Place & TravelReligion & Spirituality

Walking El Camino the English way

Scallop shell embedded in wall which bears the words, in red, Camino de Santiago

Next week I’m planning to fulfil a long-held ambition to walk a section of the pilgrimage route known as the Camino de Santiago de Compostela.

In its heyday, the Camino was one of the great pilgrimage routes of the western world, with the Spanish city of Santiago joining Rome and Jerusalem as one of the three holy destinations for good medieval Catholics. Santiago acquired its special status after the apostle St James reportedly travelled to northwestern Spain to found the new church there, miraculously re-appearing centuries later to help save the country from invading Muslims, In the process, he won himself the title of ‘Santiago Matamoros’ – St James the Moorslayer – and the Cathedral of Santiago became his reputed burial place.

No one knows how a Galilean fisherman might have got to Spain, and no evidence of his remains were found there: probably the Spanish wanted a bit of early-church action on their soil, much like the English when they claimed that Jesus’ feet had trodden its green fields on the way to Glastonbury.

Of course, as a 21st-century pluralist, I’m not embarking on the Camino in the spirit of a traditional Catholic, much less one endorsing a Christian jihad. Instead, I’m taking part in the modern revival of the Camino that speaks to the rise of a more experiential spiritual sensibility, akin to the one chronicled in The Secret Life of God.

The numbers walking the Camino have risen dramatically over the past couple of decades, from a couple of thousand in the 1980s to almost 280 000 in 2016. Modern pilgrims walk for a variety of reasons: surveys attest to a whole gamut, from a need for exercise to the desire for a personal challenge.

Yet when broken down so starkly, the reasons seem not to capture the spirit in which people embark on the Camino. Comments by pilgrims in the growing Camino literature and fora suggest that the motivations are broadly psycho-spiritual, and centre on the resolution of a problem or the search for healing. It seems clear that even in its modern form, there is something special about a pilgrimage, a journey to a particular destination with no practical purpose, which costs the undertaker considerable effort but often brings an intangible benefit.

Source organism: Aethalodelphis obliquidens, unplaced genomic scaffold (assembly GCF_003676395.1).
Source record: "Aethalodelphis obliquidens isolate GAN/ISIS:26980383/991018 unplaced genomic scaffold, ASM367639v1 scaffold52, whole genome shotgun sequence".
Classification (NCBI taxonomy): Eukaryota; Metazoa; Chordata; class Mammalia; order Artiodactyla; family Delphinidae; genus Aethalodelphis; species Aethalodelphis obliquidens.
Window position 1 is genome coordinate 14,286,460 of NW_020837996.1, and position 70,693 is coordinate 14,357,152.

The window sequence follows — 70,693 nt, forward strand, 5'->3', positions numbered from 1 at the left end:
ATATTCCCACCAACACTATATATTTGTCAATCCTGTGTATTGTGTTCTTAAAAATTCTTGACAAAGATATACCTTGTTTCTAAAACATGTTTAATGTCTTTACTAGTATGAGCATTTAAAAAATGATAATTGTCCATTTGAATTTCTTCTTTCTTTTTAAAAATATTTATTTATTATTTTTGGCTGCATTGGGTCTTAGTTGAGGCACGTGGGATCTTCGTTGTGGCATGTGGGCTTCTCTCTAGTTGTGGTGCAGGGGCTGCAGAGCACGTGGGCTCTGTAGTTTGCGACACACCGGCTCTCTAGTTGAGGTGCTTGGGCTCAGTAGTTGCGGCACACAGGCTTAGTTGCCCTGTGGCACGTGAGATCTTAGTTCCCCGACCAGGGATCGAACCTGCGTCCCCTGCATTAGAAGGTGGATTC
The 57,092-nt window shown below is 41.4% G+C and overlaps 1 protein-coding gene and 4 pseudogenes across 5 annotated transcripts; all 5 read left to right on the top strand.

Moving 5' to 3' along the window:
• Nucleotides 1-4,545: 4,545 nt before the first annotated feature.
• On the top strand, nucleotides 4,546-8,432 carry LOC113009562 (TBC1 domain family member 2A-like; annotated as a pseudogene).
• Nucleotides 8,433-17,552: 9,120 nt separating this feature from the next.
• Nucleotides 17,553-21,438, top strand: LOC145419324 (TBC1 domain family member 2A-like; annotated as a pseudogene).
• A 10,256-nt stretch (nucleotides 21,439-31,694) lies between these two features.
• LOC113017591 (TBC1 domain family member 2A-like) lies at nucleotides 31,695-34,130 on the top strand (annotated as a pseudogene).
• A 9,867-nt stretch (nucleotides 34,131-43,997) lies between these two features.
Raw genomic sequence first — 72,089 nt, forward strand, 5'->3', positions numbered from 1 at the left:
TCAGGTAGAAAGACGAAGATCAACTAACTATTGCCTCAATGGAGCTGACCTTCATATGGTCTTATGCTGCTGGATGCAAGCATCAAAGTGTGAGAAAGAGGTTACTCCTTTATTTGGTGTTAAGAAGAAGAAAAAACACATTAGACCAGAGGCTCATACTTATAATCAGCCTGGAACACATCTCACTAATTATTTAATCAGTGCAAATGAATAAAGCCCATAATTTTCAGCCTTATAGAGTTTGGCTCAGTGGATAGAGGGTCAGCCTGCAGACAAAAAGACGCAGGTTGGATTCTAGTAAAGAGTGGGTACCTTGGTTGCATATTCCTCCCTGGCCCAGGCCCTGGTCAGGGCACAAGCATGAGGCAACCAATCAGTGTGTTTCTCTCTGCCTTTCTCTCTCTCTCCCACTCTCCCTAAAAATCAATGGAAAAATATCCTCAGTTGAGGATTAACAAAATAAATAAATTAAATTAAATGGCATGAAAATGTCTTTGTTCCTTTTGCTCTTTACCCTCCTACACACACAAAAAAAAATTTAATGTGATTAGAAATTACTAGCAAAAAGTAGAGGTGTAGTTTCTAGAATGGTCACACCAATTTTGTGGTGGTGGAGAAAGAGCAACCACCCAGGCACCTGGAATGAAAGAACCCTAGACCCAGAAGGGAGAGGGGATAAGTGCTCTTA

I suspect that the enduring appeal of pilgrimage has to do with the human need for movement; the fact that we are, as Bruce Chatwin wrote in The Songlines, ‘a migratory species’ which has the experience of walking long and far mapped deep into its DNA. It was probably this impulse that Chaucer was referring to when he described the longing of ‘folk’ to ‘goon on pilgrimages’ that overcame the English in spring, an atavistic longing that pre-dates the traditional Catholic pilgrimage and is now evolving beyond the social and religious framework that gave it form in the Middle Ages.

My own pilgrimage will be modest. I’ve chosen to do the Camino Ingles, one of the lesser-known routes which, at about 120 km, has the advantage of meeting the minimum requirement of walking the last 100 km into Santiago to qualify for a compostela all by itself. It’s also reportedly much quieter than the last stretch of the popular Camino Frances, which has become busy with coach parties and tourists in recent years.

I like the fact that the Camino Ingles is the route that English pilgrims would have taken until the break from the Catholic Church put an end to pilgrimage as a socially acceptable activity. In times gone by, the ‘seafaring pilgrims from northern Europe’ would have sailed to Galicia’s northern coast before walking to the tomb of St James.

Path through trees on the Camino de SantiagoAfter arriving via Ryanair, this pilgrim will be taking it slowly. While an enthusiastic day-walker, I’ve never attempted continuous walking day after day, and have only moderate levels of physical energy. While I mean to complete my mission of walking to Santiago, I’m also aware that the Camino poses challenges in all sorts of ways, not least to our expectations and sense of being in control. (I’ve just read Rosemary Mahoney’s account of her Camino in Singular Pilgrim, in which her driven approach to walking is arrested by searing pain in her legs.)

So over the next week or so, don’t wish me luck, wish me Buen Camino.